All that means polls now, never mind the margin of error and the percentages all over the place for Barkley in present polling, don't matter. Because the toll of ramped up negative ads will not fully weigh in until about the end of October polls then are all that will matter - and there's another uncertainty, the presidential race might give us an October surprise that factors into the Senate contest also.

If Barkley does not trend upward around end of October, spending nothing his way but by the other two lessening each other's image, it would probably surprise everyone. Can he trend up to even with the other two, however, without the other two changing strategy is the question.

If the Barkley numbers get quite substantial, this is my question: Does any BMRD reader see the other two then forced to adjust their message, not by jumping Barkley too as Blueman speculates, but by having to go positive on their candidate and soften the attack mode?

Any ideas?

Blue man said...

Honestly, I think the damage has been done. Regardless if Franken and Coleman stop the negative BS, the NRSC, DSCC, and other 527's will not stop, and most voters don't see a difference in which surrogate is attacking.

How can we continue down the same road we have been on for quite some time. The enormity of the deficit is astonishing. Franken looks to add to that burden with socialized medicine. Coleman is far from fiscally conservative.

And Eric, I know how concerned you are about the "revolving door" in government. Have you seen where Franken is getting his campaign money? How on earth will Franken halt the revolving door?

I trust Barkley. I can't trust Coleman or Franken.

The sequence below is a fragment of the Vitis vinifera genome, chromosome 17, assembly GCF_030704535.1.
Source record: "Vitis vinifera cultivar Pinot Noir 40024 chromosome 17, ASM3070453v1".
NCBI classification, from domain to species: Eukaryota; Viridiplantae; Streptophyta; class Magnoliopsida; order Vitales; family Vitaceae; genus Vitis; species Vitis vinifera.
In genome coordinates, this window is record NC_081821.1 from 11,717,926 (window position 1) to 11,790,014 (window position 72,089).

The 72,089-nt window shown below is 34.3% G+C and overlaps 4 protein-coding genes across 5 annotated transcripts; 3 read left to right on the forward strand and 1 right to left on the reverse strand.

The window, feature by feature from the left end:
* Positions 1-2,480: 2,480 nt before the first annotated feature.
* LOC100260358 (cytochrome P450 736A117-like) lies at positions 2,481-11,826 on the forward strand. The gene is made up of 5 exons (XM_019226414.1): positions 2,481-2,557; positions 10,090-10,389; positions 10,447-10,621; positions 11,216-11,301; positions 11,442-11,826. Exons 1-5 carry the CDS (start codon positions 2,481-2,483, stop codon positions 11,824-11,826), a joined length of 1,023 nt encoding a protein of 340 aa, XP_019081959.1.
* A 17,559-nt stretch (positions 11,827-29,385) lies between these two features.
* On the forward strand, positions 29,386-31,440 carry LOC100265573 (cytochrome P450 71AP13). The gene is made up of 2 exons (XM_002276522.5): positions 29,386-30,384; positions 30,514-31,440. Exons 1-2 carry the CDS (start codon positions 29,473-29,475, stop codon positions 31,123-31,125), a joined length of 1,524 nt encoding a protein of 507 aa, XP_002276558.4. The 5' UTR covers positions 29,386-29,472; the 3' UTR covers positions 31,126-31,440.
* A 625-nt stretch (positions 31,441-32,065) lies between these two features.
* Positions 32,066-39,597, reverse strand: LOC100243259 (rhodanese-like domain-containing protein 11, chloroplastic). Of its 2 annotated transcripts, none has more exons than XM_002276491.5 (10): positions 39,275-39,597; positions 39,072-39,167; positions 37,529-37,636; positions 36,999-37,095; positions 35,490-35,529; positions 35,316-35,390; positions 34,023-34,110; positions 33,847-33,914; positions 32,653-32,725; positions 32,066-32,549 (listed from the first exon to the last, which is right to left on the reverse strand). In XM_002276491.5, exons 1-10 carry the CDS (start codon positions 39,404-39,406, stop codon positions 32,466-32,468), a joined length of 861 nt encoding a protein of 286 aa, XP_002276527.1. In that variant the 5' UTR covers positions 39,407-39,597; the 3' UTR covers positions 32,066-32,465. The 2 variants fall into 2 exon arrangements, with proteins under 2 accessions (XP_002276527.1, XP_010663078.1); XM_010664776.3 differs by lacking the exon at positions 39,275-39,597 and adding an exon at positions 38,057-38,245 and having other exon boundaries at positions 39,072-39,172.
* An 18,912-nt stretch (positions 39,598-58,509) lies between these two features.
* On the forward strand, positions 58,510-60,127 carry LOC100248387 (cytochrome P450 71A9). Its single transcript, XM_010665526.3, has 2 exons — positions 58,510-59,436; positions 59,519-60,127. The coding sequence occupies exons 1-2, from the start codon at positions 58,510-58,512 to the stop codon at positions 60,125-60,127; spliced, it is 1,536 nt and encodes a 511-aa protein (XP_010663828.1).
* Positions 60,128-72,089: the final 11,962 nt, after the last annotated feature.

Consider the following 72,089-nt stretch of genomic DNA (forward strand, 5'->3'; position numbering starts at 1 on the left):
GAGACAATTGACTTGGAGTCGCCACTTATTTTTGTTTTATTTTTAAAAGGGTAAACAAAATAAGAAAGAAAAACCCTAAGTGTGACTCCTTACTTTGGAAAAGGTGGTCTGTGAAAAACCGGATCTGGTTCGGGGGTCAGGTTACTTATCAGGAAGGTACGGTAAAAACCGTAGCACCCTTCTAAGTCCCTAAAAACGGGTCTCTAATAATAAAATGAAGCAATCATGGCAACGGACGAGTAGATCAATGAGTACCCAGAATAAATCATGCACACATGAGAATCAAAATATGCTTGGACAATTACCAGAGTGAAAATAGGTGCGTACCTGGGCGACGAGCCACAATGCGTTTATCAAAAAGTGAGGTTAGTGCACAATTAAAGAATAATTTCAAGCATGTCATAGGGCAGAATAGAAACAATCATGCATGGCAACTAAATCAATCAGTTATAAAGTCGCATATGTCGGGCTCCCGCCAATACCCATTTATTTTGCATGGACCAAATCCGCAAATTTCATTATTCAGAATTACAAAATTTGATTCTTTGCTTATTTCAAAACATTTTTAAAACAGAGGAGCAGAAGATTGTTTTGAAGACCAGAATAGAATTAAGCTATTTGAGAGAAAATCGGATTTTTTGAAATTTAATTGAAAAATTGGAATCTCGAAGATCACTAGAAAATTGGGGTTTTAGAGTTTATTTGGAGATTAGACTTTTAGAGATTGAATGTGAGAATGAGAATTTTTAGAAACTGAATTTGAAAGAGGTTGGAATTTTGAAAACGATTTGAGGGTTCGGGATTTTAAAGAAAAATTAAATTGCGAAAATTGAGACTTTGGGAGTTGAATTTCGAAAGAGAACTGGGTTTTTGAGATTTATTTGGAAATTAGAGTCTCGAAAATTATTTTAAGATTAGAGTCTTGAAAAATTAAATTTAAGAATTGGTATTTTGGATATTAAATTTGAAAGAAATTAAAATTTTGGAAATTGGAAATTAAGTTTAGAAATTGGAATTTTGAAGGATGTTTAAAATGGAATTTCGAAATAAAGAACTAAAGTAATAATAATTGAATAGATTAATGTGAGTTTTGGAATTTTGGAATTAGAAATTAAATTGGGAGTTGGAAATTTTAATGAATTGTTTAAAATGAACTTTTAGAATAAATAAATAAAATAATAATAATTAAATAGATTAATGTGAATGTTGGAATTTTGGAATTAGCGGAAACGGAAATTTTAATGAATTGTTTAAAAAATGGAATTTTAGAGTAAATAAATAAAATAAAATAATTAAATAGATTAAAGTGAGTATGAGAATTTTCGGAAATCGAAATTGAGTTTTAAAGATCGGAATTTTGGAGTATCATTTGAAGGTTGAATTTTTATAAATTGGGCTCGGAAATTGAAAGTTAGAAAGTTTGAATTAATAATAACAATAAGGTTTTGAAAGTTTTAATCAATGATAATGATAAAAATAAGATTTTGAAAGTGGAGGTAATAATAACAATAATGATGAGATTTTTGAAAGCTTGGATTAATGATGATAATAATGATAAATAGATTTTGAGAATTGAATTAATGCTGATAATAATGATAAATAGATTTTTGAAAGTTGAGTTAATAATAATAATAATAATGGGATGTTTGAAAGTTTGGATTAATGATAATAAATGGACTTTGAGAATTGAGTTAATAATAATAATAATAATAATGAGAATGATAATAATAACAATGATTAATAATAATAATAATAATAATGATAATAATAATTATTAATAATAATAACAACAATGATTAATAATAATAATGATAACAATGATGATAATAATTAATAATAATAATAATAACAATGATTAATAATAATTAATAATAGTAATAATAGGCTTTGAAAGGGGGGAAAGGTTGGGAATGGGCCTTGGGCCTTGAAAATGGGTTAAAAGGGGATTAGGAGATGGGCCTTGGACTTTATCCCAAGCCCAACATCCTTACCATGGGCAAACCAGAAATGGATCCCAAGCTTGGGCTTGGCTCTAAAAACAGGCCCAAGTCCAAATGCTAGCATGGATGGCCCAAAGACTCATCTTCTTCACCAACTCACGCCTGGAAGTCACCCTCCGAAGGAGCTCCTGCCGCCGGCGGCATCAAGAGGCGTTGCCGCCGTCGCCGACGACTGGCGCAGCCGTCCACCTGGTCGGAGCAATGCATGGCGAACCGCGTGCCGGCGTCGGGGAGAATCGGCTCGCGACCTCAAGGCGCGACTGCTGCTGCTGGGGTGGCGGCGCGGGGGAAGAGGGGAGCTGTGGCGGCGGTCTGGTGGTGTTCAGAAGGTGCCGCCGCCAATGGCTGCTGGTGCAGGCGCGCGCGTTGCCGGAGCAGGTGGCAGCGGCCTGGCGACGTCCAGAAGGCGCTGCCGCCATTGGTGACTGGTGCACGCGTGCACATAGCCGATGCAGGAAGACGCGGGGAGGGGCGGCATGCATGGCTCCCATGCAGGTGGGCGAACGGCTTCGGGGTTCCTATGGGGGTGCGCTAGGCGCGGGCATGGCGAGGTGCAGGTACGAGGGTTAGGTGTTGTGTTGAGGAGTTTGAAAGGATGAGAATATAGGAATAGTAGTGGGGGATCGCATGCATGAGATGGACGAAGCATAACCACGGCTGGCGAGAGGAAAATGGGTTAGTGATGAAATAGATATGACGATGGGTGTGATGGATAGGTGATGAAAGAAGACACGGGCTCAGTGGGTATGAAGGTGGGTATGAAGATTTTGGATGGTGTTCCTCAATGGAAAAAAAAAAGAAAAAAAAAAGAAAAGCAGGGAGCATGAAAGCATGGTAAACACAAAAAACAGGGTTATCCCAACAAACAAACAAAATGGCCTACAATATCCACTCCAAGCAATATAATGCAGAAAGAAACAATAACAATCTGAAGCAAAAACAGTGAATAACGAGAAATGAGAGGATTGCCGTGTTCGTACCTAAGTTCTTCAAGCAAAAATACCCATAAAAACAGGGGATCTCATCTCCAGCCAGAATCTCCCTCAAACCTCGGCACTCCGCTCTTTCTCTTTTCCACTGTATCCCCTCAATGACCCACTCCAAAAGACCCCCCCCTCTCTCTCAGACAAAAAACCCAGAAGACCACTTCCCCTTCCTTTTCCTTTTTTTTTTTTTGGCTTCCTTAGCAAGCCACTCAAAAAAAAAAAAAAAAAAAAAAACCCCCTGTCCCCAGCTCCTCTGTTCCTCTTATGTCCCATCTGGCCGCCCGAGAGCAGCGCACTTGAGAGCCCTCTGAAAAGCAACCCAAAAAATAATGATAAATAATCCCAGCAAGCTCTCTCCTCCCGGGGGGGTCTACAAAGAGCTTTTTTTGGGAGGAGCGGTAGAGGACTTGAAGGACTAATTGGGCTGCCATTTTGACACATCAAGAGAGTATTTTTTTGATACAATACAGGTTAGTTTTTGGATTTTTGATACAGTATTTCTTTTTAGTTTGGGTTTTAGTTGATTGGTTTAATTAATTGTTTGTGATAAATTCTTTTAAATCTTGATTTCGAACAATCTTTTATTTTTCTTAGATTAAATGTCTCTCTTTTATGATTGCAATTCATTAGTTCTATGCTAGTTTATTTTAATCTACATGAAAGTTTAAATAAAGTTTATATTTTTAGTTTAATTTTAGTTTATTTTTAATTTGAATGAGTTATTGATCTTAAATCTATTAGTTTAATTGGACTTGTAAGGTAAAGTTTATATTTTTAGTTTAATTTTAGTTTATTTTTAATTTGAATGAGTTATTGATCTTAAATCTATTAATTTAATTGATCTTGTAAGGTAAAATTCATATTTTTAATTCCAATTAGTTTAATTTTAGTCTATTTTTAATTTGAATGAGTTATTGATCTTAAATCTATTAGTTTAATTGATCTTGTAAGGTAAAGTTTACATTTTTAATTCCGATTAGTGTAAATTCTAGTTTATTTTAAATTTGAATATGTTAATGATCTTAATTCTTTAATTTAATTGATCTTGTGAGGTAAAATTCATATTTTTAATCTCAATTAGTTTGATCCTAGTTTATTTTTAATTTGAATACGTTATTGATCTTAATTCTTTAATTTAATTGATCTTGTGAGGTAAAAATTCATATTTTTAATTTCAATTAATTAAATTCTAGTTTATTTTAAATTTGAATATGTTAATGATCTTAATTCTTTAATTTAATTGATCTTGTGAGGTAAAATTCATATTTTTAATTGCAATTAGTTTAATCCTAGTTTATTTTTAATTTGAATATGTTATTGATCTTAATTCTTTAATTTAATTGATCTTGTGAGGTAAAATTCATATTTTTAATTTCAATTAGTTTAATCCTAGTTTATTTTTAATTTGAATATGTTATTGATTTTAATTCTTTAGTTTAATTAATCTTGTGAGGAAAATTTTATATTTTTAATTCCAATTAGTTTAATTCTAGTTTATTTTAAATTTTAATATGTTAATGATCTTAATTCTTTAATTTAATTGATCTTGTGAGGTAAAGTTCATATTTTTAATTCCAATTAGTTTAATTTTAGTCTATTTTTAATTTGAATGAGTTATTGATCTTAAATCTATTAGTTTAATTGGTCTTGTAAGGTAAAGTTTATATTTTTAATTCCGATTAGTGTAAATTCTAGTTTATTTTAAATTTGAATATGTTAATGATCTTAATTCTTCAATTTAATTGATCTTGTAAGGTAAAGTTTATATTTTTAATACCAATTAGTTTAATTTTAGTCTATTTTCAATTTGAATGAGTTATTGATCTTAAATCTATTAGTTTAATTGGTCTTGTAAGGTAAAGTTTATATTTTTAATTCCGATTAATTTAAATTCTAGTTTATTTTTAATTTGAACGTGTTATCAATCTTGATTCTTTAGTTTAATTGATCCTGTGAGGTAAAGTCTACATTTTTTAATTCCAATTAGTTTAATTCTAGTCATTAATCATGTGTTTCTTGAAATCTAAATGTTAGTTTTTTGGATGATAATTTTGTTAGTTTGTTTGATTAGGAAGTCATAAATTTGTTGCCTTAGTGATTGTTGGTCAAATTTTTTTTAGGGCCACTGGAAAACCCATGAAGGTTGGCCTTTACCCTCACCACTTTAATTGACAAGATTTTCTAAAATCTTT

taxpaying liberal said...

I suggest (I know you will) listen to the five debate. All of your questions should be answered.

You could also call him and ask him directly. His # is on the web site.

I would respond by saying that nothing really changes until we address the $11,000,000,000,000 debt.

Franken and Coleman have answered your health care question by basically saying little. Norm thinks nothing should be done ($600,000 in drug company Pacs donations)

Al says it should be up to the states. ($250,000 in health care pac not including unions)

Barkley wants to open up medicare to everyone and compete with private insurance and allow medicare to negotiate bulk drug prices.

Iran, Pakistan and those issues are about keeping Nuke out of terrorist hands. Barkley wants a more vigorous dedication to the Nunn -Lugar bill.

Barkley is at 20% with a 50% name recognition. He’s way ahead of where Jessie was.

This is not a hollow single issue campaign. Barkley has way more experience than Al and is much better than Norm on all the issues you listed.

If Al finishes 3rd will you hear the IP whining about how Al caused Barkley the election? No.

A vote isn’t something you steal, it’s something you earn. And Norm or Al have not earned a majority of votes.

They have spent $30,000,000 so far. What a waste.